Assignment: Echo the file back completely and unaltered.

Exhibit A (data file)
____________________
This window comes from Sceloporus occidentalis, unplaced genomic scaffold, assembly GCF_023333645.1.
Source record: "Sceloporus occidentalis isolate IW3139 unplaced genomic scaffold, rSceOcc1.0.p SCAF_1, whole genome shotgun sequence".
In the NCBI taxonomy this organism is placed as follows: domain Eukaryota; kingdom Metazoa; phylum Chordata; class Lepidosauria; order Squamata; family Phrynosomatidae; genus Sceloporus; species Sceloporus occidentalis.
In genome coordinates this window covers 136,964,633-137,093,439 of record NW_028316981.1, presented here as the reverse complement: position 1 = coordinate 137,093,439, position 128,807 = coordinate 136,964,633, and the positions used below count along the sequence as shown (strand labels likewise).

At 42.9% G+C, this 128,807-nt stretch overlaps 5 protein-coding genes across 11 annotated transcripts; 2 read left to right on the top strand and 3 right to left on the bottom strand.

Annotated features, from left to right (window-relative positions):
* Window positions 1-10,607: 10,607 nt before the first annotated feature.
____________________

This window comes from Sceloporus occidentalis, unplaced genomic scaffold, assembly GCF_023333645.1.
Source record: "Sceloporus occidentalis isolate IW3139 unplaced genomic scaffold, rSceOcc1.0.p SCAF_1, whole genome shotgun sequence".
In the NCBI taxonomy this organism is placed as follows: domain Eukaryota; kingdom Metazoa; phylum Chordata; class Lepidosauria; order Squamata; family Phrynosomatidae; genus Sceloporus; species Sceloporus occidentalis.
In genome coordinates this window covers 136,964,633-137,093,439 of record NW_028316981.1, presented here as the reverse complement: position 1 = coordinate 137,093,439, position 128,807 = coordinate 136,964,633, and the positions used below count along the sequence as shown (strand labels likewise).

At 42.9% G+C, this 128,807-nt stretch overlaps 5 protein-coding genes across 11 annotated transcripts; 2 read left to right on the top strand and 3 right to left on the bottom strand.

Annotated features, from left to right (window-relative positions):
* Window positions 1-10,607: 10,607 nt before the first annotated feature.